I read somewhere that we should all write a letter to ourselves, setting out what we have learnt from living through the coronavirus pandemic. Then, in a year’s time, we should open the letter and read, with interest,
what is written therein, most of which we will, in all probability, have forgotten.
I do have a couple of immediate reservations, the first being concern that,
one year on, nothing will have changed - that, like Sleeping Beauty, we will still be in Splendid Isolation waiting for Prince Charming to arrive and wake us with a shot of vaccine, rather than a kiss. That, however, is defeatist talk and thus not to be countenanced.
My other concern is not so much defeatist as competitive - I just don’t want my letter to say the same as everybody else’s letter.
face it, most people will say they have learnt to value their hairdresser / barber; they will mention trusting their fringes to partners or grown-up children and regretting the results: or that just the purchase of professional hairdressing scissors doesn’t
actually improve the situation if the person wielding them is not a professional. In the window of the salon I frequent in better times, there is a charming poster from a thankful customer declaring that the staff are all “Hair Angels.” My stylist
will certainly need her magic wand when she sees me for the first time in many months.
Everyone will remark on the fact that the absence of traffic during
Lockdown means that our feathered friends sing more loudly, more sweetly, than previously. I do agree but I must make an exception for the sparrow which has taken to sitting on my roof and twittering ceaselessly and tunelessly for hours on end. Edith Piaf,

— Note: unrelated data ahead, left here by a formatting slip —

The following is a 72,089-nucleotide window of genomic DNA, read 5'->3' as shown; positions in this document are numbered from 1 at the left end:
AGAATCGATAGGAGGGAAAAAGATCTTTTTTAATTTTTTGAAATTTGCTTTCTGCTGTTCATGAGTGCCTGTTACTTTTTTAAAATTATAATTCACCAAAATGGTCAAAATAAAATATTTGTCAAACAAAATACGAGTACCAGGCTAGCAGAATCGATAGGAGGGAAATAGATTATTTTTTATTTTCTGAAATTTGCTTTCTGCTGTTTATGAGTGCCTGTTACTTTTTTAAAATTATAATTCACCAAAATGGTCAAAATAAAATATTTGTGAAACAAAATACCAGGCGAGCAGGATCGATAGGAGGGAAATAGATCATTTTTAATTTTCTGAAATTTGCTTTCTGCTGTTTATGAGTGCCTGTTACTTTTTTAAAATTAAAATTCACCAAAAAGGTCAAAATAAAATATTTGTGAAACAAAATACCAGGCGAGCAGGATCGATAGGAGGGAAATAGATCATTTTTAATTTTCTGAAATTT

it certainly isn’t. One of my birthday presents from two of my Darling Daughters was an RSPB book of bird-song, complete with an accompanying CD. I had requested this, reckoning that I might as well do some homework while my beloved Birdy Group is taking
an enforced break. I am looking forward to our first gathering (whenever that might be) when I shall impress everybody with my ability to recognise my cuckoo from my collared dove.
I did check out the sparrow’s song in my new book. It admits that “it is hardly musical but is definitely cheerful and chatty!” The exclamation mark is that of the author who has obviously listened in to my noisy
visitor or others of a similar ilk.
Many will note down how they have learnt to see their garden as a sanctuary - those, that is, who are fortunate enough to have
a little (or large) parcel of our green and pleasant land to call their own. I have always known that - but I have learnt that, just because garden centres were out of bounds for so long didn’t mean the garden had to suffer. It’s amazing, for a
start, how many of last summer’s bedding plants allowed me to coax them back to life. Most of all, however, I have discovered the beauty of the wild flowers which have sprung up, unplanted and unbidden, in my flower borders. Weeds? No, never in a million
I have learnt that, while it is undoubtedly A Good Thing to have a worthwhile project on the go at all times, it is almost impossible to embark on such
activity without creating a great deal of mess which will have to be cleared up sometime - preferably before starting on a new project. It is perfectly possible that other people don’t have the same problem, being tidier and more organised than I am.
In my defence I must say that I am pleased with all the projects I have so far completed especially those that enable me to sit companionably in front of the TV next to Mr B while I knit away. He does occasionally object to the noisily clacking needles and
the balls of wool which escape from my lap and end up under his slippered feet - but mostly he likes me just being there.
And there you have it - the main thing
I have learnt from Lockdown. I thought I understood pretty well what poor Mr B’s life is like, more or less completely housebound but honestly I didn’t have a clue until my own life was turned upside down. No trips to the shops with the welcome
diversion into a friendly coffee shop serving up toasted tea cakes with my coffee and a range of newspapers to read so that I can gather every side of the arguments about the latest political drama. No craft group, no bird watching, no choir - short
outings that helped me return home refreshed and reinvigorated and ready to tackle whatever came next.
When I open my letter to myself in twelve months’
time, I just hope I haven’t returned to all my usual pursuits and forgotten what it’s like for those, like Mr B, for whom Lockdown is a way of life.